Given the impact of the rule, it would be reasonable to expect the bureau to thoroughly assess not only its benefits, but also its costs, including the reduction of consumers’ access to financial products. But this was not the case. For example, it gave little thought to what consumers would do when the supply of small dollar loans disappears. The options include defaulting on other loans, overdrawing a checking account, filing for bankruptcy, or working a second job. Consumers have always decided against these second-best options, which are often more expensive than small-dollar loans. The median interest rate for these overdraft fees is up to 20 times that of a payday loan. Overdrawing a checking account typically comes with a charge of around $35, while the average charge for a payday loan is only $15.

The cost-benefit analysis also largely disregarded evidence from past state experiences. Georgia and North Carolina were the first states to ban payday lending in 2005. A New York Federal Reserve study found that households in those states bounced more checks, filed more complaints about lenders and debt collectors, and filed for Chapter 7 bankruptcy protection at much higher rates than states that had not prohibited payday lending.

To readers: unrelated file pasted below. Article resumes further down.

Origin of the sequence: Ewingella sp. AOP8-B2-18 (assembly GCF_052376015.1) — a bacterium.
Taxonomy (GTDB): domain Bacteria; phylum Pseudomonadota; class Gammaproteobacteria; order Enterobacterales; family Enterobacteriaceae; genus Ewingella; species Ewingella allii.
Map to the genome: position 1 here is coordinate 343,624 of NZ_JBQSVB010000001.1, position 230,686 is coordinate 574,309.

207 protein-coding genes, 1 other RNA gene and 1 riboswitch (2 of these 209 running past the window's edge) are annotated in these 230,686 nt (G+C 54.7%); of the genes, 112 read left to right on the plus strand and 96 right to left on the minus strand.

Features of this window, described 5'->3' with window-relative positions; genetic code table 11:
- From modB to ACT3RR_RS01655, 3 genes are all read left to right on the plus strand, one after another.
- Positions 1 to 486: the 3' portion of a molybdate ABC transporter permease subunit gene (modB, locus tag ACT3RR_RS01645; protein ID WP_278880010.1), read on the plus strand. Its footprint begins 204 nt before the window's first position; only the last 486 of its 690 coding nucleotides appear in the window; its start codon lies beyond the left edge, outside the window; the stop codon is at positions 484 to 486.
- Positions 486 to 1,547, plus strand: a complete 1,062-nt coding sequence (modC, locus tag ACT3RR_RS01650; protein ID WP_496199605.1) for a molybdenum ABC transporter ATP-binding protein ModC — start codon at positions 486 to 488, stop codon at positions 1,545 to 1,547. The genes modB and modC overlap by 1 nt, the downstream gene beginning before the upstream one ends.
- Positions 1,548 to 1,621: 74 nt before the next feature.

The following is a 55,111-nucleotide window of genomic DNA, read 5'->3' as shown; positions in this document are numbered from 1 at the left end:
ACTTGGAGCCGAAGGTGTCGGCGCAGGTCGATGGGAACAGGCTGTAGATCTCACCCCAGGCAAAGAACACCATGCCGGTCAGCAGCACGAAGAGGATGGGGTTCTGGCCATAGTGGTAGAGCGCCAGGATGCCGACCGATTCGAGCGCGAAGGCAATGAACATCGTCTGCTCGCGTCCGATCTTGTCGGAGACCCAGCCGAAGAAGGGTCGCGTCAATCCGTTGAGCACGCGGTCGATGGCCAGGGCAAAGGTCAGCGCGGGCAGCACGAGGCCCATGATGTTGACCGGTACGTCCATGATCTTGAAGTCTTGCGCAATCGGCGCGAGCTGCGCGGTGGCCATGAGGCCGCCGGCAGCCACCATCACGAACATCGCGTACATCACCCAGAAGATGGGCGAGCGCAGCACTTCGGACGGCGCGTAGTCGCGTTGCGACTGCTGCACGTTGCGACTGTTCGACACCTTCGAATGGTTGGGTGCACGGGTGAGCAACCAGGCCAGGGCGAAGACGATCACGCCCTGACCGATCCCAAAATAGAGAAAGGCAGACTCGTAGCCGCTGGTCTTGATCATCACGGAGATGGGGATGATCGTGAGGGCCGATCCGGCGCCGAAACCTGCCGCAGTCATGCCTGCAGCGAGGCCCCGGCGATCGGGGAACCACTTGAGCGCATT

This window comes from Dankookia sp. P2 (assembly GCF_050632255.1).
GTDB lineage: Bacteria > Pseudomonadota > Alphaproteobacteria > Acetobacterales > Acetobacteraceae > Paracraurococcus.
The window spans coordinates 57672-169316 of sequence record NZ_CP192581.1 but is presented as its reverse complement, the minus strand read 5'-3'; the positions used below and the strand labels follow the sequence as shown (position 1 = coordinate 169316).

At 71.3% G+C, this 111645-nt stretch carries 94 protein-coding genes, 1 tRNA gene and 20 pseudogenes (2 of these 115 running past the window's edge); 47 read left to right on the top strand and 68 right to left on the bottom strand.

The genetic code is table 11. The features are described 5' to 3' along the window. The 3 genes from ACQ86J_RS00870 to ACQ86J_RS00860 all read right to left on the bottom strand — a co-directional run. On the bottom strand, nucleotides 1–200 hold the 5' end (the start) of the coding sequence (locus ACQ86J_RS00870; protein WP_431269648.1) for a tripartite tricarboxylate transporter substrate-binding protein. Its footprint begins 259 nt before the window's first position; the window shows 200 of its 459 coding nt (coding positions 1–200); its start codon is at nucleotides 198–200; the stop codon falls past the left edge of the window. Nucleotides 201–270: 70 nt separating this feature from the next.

Further, a recent Mercatus Center study demonstrates the detrimental effect of Arkansas’ constitutionally imposed interest rate cap of 17 percent. As Mississippi State University Finance Professor Thomas W. Miller, Jr. and Southern University Assistant Economics Professor Onyumbe Ben Lukongo found, there is a distinct “credit desert” in the interior counties of Arkansas, with residents of those counties holding just 3 percent of outstanding installment loans.[56] Credit is more available near the state’s borders, as Arkansas residents often drive to neighboring states to acquire these loans. Nearly 97 percent of all outstanding installment loans were held by Arkansas residents who live in counties adjacent to one of the six bordering states that allow small-dollar lending.

Experience in the states shows that consumers overwhelmingly demand a lawful form of short term, small-dollar loan. Destroying the legitimate market for these loans nationwide will only encourage consumers to seek them illegally or resort to worse options like overdrawing a bank account.

In addition, the bureau did not adequately consider any of these costs in its cost benefit analysis. For example, the bureau disregarded the concerns of numerous commenters suggesting that consumers who cannot access lawful loans will patronize illegal sources—disregarding the idea in a single footnote out of a 1,700-page rule. Rather, the bureau claimed that cash-strapped individuals would still qualify for a “step-down” loan, which limits rollovers at two. Yet this explanation ignores the very real possibility that up to 80 percent of all payday loan stores will be put out of business by the rule. The bureau never bothered to explain how consumers will continue to access loans once the vast majority of them are eliminated.